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The legacy of Italian wines goes back 4,000 years to when the people pressed wild grapes into juice, which would ferment into wine. The land of wine, Oenotria comes from the Greeks who expanded into southern Italy. The Etruscans were of the best winemakers in the hills of central Italy. Throughout the centuries, winemaking has advanced rather quickly.
The advancement of winemaking in the 19th century included new methods of vinification and aging. The use of corks that sealed bottles and flasks allowed for shipping of wines all over the world. Italian wines with names such as Chianti, Barolo and Marsala became well known in Europe as well beyond Europe.
Italy has more types of vines planted than any other country in the world. Even though there have been some down times for wine due to wars and depression, Italy was always still ahead of competing wineries. Cost of wines were forced to be lowered and on top of that had to be sold in containers of peculiar shapes and sizes. Some of these practices were profitable, but did little for the image of Italian wines all over the world.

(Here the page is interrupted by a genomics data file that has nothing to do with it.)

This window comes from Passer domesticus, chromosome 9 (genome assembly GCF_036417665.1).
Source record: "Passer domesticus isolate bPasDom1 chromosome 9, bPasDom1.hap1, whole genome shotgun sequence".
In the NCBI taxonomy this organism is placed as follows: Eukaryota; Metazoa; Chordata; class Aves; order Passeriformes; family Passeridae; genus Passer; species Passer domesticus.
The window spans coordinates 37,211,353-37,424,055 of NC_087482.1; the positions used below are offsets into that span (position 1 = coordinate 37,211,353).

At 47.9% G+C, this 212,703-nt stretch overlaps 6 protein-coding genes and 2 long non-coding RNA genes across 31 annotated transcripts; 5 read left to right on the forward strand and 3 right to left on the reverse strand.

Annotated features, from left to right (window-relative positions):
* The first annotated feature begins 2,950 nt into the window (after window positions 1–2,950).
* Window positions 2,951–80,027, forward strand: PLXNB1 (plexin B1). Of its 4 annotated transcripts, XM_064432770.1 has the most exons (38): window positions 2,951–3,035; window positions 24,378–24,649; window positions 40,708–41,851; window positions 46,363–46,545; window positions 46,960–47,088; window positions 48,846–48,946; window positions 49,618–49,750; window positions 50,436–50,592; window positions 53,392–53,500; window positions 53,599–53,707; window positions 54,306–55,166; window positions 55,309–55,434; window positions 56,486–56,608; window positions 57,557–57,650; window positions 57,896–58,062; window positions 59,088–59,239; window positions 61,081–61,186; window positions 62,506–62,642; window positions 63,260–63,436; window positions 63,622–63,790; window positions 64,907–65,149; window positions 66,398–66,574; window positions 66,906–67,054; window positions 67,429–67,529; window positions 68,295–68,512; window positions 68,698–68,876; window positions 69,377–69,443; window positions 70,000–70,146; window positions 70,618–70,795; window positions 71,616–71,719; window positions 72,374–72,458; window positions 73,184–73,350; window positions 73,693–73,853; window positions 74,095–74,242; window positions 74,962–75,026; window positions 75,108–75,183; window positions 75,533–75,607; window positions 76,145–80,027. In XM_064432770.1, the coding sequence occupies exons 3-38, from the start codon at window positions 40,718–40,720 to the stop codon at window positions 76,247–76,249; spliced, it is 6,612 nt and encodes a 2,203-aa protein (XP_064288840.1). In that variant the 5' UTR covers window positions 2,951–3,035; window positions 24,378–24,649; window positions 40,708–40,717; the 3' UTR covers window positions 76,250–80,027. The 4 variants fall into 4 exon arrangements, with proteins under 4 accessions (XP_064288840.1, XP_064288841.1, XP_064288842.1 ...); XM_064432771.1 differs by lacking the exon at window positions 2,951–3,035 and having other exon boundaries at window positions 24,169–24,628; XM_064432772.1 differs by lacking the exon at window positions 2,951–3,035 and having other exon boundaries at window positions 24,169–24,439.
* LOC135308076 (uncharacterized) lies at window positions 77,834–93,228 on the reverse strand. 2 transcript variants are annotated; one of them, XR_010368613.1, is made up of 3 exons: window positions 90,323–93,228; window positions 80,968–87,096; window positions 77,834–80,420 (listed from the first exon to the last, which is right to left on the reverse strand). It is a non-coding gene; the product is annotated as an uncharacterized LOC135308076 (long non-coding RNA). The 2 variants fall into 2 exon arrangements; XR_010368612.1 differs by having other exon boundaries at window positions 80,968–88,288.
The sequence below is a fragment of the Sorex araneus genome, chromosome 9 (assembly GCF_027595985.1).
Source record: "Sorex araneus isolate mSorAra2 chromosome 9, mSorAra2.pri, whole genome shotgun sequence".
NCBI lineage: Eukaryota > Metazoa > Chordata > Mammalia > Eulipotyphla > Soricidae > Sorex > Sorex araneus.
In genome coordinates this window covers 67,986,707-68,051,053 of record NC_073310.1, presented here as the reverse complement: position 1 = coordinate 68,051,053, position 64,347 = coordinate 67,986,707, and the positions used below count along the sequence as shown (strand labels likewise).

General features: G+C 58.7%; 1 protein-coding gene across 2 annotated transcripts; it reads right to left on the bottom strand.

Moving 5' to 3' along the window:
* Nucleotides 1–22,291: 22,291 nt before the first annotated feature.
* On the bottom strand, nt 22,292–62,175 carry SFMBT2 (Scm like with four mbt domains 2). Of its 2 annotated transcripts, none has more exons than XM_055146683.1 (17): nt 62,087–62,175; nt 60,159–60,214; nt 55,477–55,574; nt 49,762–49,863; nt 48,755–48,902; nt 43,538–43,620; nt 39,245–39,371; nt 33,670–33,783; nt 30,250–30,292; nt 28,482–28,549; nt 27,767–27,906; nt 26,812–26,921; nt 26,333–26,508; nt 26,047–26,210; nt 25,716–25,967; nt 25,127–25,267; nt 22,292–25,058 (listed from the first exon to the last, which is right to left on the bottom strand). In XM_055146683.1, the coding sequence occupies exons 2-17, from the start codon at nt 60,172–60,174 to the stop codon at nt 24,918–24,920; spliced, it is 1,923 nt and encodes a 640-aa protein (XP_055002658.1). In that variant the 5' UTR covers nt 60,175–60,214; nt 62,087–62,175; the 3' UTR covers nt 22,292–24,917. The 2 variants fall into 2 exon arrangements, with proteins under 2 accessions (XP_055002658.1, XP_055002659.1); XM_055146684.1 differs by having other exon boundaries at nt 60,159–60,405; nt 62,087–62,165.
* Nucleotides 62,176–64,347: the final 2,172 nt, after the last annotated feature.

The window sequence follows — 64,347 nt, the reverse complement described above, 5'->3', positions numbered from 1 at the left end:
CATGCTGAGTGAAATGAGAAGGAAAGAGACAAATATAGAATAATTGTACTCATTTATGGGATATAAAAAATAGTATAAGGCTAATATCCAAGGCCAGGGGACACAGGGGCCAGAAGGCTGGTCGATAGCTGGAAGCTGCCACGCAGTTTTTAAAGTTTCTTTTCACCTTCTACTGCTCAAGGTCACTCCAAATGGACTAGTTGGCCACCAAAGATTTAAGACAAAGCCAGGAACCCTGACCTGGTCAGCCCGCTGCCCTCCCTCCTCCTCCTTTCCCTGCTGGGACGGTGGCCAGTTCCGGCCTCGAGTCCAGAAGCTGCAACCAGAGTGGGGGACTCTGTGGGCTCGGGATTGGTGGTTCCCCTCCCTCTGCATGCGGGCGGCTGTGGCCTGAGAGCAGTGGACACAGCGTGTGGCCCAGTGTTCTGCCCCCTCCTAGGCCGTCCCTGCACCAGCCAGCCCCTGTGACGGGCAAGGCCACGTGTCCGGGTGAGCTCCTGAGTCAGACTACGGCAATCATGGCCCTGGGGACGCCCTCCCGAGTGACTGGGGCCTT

The tradition of vines allows Italy to produce a greater range of distinctive wines than any other nation. Although Italy is most noted for its reds for aging, they also are a major producer of white wines, ranging in style from light and fruity to oak-aged versions. Italians produce all kinds of wines and certain regions are known for certain kinds including, reds, whites and even bubbly wines. Numerous Italian wines stand with the international elite, but their premium production continues to expand and improve.
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